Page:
in Nashville.

. . .

In our forthcoming Brookings book, Sports, Jobs, and Taxes, we and 15
collaborators examine the local economic development argument from all
angles: case studies of the effect of specific facilities, as well as
comparisons among cities and even neighborhoods that have and have not sunk
hundreds of millions of dollars into sports development. In every case, the
conclusions are the same. A new sports facility has an extremely small
(perhaps even negative) effect on overall economic activity and employment.
No recent facility appears to have earned anything approaching a reasonable
return on investment. No recent facility has been self-financing in terms
of its impact on net tax revenues. Regardless of whether the unit of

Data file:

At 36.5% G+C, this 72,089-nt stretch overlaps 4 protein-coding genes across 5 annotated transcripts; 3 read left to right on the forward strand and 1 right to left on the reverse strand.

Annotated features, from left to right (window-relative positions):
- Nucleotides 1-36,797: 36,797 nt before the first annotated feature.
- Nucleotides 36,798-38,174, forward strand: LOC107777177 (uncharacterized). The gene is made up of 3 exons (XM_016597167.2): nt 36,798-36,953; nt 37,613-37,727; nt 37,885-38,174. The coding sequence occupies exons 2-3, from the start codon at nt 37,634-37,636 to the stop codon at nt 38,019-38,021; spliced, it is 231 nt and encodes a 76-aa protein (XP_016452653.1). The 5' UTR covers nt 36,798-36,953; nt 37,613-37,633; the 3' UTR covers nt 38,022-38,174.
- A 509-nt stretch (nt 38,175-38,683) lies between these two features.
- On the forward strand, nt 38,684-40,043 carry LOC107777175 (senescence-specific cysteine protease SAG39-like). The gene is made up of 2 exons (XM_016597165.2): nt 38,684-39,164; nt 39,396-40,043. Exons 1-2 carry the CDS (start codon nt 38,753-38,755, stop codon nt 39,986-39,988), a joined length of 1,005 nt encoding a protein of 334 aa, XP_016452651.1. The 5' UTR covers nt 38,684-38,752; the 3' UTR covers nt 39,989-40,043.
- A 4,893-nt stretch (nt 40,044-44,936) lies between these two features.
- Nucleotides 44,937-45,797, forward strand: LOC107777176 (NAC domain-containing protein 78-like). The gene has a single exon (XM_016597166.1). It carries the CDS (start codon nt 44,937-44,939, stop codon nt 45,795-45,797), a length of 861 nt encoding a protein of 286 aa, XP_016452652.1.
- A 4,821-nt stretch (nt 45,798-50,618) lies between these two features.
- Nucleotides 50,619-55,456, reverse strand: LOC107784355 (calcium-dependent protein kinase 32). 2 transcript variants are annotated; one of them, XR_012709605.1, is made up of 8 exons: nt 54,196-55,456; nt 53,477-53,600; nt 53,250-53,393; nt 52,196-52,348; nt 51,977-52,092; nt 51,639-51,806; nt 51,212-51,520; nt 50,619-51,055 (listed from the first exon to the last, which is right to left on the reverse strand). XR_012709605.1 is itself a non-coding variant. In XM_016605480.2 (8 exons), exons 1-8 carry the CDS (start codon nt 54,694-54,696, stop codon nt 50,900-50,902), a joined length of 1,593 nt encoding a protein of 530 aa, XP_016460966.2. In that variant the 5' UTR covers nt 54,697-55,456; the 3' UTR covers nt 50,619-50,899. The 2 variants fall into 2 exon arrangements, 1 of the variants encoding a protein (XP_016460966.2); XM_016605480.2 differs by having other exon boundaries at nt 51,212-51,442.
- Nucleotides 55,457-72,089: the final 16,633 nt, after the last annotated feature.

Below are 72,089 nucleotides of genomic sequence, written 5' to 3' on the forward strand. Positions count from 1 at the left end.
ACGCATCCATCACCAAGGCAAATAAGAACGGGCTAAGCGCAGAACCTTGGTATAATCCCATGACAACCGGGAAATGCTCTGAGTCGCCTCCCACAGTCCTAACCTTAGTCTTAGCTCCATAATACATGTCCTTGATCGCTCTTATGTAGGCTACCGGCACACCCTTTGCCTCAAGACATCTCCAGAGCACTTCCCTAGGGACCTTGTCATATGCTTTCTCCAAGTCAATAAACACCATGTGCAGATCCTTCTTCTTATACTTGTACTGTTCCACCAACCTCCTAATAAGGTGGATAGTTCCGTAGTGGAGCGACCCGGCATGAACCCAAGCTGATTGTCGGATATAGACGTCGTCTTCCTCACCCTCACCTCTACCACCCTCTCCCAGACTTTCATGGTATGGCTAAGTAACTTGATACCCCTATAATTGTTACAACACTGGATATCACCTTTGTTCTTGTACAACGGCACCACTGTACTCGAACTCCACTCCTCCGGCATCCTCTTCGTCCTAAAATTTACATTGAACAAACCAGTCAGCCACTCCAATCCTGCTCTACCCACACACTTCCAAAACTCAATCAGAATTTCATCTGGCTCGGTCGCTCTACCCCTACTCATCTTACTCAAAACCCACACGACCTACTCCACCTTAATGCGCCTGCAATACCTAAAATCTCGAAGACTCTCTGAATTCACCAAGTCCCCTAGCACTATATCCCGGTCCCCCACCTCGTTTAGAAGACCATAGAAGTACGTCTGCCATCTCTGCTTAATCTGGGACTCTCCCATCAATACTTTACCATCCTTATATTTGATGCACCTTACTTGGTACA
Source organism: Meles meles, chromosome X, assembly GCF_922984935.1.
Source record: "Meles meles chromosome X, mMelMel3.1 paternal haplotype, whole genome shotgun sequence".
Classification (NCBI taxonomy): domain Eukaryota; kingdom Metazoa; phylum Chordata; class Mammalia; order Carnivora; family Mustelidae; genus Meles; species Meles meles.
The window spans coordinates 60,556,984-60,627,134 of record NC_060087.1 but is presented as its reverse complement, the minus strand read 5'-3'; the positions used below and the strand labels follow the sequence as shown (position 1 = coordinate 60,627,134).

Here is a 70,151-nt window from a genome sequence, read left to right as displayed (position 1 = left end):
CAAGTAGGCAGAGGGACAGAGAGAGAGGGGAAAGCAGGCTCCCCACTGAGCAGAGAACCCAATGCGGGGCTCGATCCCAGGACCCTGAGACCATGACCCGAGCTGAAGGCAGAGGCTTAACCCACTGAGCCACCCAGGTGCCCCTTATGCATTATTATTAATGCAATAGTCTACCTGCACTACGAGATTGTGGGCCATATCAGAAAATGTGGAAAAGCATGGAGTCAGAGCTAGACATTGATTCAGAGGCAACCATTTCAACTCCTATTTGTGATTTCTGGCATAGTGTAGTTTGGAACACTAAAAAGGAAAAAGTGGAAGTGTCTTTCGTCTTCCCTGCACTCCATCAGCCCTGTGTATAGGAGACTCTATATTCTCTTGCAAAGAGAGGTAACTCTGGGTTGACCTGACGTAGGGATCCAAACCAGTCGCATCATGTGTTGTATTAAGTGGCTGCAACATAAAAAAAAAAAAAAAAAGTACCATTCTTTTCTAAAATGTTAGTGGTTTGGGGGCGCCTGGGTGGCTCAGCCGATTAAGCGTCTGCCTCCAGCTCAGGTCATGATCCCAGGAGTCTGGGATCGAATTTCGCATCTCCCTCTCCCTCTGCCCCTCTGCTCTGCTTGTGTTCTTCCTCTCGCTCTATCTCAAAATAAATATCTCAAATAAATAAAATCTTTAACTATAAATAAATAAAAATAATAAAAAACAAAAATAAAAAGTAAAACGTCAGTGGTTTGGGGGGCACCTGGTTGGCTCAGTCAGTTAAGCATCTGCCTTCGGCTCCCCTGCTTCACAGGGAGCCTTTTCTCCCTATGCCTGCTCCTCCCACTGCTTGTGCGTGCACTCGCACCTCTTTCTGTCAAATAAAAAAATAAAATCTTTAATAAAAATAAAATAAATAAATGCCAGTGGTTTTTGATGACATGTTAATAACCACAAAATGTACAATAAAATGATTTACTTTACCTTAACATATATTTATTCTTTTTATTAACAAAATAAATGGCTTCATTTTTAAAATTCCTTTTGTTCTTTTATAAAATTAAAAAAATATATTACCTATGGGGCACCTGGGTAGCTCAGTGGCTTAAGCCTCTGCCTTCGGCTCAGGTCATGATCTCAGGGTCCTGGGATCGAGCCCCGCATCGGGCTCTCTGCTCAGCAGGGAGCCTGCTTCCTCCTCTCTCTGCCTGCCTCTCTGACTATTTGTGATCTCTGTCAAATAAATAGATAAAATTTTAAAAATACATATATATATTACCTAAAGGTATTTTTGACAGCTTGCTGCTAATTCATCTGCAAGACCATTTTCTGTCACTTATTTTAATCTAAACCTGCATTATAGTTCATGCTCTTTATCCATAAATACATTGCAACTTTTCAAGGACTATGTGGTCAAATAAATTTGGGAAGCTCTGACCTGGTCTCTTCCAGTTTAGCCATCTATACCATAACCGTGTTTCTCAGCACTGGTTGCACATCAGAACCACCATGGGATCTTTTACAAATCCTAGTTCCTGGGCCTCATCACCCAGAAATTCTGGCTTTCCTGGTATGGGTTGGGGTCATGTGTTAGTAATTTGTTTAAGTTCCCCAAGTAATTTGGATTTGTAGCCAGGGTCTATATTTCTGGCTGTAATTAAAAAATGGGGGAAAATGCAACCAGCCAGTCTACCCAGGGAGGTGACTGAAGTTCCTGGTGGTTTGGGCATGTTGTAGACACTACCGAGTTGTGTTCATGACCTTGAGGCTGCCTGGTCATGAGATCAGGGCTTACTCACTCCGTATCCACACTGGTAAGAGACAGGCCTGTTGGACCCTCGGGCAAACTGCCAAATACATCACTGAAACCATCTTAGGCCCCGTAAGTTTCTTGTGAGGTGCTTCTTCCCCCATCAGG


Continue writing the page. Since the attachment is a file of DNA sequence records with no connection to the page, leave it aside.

analysis is a local neighborhood, a city, or an entire metropolitan area,
the economic benefits of sports facilities are de minimus.

. . .

Sports facilities attract neither tourists nor new industry. Probably the
most successful export facility is Oriole Park, where about a third of the
crowd at every game comes from outside the Baltimore area. (Baltimore's
baseball exports are enhanced because it is 40 miles from the nation's
capital, which has no major league baseball team.) Even so, the net gain to
Baltimore's economy in terms of new jobs and incremental tax revenues is
only about $3 million a year--not much of a return on a $200 million

Sports teams do collect substantial revenues from national licensing and
broadcasting, but these must be balanced against funds leaving the area.
Most professional athletes do not live where they play, so their income is
not spent locally. Moreover, players make inflated salaries for only a few